The report's findings state that while the driver of the truck failed to yield the right of way to the Tesla driver, the latter was too heavily reliant on the car's automated system, which is the likely reason he did not try to avoid the oncoming collision. Data from the Autopilot system show that the Tesla driver's use pattern reflects a lack of understanding regarding the system's limitations -- which the NTSB says need to be configured to restrict themselves in order to prevent misuse. The Tesla Autopilot system monitored the driver's attention through his interaction with the steering wheel, which previous findings have determined was incredibly limited. The NTSB report notes that the method isn't adequate for measuring driver engagement. Tesla has already made changes to that part of its system.
To the DOT, the NTSB recommends better parameters for assessing automated system and driver performance prior to and during a crash. To the NHTSA, the report suggests it develop a way to verify that these sorts of automated systems have appropriate safeguards that limit their use with respect to their abilities and recommends a standard format for reporting automated system data that manufacturers can comply with. And finally, to Level 2 automation system manufacturers and automaker organizations, the NTSB reiterates the need for appropriate safeguards that align with their technology's limitations.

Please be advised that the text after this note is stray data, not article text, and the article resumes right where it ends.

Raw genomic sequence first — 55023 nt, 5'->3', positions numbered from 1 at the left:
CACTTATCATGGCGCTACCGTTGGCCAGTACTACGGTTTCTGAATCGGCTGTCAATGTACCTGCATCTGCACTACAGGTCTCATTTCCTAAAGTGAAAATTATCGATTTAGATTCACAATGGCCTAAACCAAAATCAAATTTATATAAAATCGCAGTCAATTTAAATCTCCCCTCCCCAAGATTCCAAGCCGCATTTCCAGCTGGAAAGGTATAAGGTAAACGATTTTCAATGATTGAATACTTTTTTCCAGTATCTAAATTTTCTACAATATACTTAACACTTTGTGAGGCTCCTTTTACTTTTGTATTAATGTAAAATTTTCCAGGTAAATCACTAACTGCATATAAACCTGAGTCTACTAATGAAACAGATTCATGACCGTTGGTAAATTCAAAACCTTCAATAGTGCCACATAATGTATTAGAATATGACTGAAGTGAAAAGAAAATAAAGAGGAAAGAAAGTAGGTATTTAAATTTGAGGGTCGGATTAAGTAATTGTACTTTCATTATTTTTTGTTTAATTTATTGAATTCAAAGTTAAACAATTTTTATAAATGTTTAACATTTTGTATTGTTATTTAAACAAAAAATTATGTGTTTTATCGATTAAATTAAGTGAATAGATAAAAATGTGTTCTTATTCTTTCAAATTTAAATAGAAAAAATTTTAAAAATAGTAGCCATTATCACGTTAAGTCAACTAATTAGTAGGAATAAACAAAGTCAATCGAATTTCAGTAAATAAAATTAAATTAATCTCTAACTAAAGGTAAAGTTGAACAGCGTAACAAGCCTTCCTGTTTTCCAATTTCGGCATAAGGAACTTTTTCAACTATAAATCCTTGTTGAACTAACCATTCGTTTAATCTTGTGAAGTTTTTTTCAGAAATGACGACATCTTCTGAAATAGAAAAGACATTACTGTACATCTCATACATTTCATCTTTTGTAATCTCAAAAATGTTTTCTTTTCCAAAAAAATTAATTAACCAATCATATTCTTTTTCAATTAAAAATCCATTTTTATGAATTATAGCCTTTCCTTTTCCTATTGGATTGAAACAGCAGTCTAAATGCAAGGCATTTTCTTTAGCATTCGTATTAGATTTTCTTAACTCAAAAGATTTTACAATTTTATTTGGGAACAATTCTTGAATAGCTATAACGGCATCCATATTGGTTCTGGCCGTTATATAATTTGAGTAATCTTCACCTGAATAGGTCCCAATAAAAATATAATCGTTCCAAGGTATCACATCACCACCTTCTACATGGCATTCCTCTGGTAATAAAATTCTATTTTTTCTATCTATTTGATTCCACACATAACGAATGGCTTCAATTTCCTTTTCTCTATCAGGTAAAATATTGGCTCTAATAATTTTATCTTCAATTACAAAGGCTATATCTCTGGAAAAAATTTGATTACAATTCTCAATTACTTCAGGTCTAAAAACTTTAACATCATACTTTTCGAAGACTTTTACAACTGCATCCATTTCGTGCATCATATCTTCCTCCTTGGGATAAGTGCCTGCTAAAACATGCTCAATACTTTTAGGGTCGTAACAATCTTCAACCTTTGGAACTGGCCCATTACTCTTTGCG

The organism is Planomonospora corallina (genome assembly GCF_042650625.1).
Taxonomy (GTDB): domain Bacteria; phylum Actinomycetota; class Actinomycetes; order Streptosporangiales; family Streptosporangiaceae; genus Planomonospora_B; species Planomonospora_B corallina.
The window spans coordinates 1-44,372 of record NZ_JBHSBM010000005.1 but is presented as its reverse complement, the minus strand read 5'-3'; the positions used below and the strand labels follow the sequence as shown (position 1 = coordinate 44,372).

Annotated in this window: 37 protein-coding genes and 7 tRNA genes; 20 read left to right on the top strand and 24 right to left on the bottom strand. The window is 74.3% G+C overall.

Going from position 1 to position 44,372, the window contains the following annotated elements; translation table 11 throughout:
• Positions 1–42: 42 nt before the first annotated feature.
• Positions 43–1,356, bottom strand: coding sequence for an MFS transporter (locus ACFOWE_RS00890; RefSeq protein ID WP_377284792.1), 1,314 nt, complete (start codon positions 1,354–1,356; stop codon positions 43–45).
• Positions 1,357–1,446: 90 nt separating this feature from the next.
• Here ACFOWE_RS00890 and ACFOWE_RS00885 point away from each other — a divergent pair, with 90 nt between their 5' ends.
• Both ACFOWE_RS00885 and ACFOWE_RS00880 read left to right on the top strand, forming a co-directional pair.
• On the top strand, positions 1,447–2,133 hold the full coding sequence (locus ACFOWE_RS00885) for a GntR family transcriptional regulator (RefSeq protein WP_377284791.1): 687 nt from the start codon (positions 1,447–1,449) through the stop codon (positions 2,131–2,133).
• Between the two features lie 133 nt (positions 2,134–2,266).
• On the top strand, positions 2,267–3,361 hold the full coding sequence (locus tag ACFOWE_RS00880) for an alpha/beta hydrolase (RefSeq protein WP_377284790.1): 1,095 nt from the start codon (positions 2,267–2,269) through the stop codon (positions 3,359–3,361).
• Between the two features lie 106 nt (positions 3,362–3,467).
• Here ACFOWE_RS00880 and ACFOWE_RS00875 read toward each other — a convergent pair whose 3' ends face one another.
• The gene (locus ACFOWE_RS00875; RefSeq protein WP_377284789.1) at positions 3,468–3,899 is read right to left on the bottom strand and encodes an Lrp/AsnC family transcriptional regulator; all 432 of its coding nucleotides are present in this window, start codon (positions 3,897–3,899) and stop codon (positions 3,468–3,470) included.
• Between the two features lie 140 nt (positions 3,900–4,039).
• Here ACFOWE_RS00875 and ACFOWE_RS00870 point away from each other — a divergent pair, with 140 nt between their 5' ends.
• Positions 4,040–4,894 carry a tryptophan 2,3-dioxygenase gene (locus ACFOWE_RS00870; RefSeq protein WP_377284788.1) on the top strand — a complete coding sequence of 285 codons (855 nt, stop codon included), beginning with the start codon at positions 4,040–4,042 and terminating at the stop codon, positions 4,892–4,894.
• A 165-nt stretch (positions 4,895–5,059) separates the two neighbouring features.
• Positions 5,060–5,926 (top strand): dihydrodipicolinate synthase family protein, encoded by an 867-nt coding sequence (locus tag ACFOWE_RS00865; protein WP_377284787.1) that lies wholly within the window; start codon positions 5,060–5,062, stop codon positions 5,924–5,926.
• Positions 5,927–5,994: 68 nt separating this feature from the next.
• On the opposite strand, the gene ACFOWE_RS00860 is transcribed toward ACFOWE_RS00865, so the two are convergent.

You can read a summary of the NTSB's report here and the full write up should be available soon.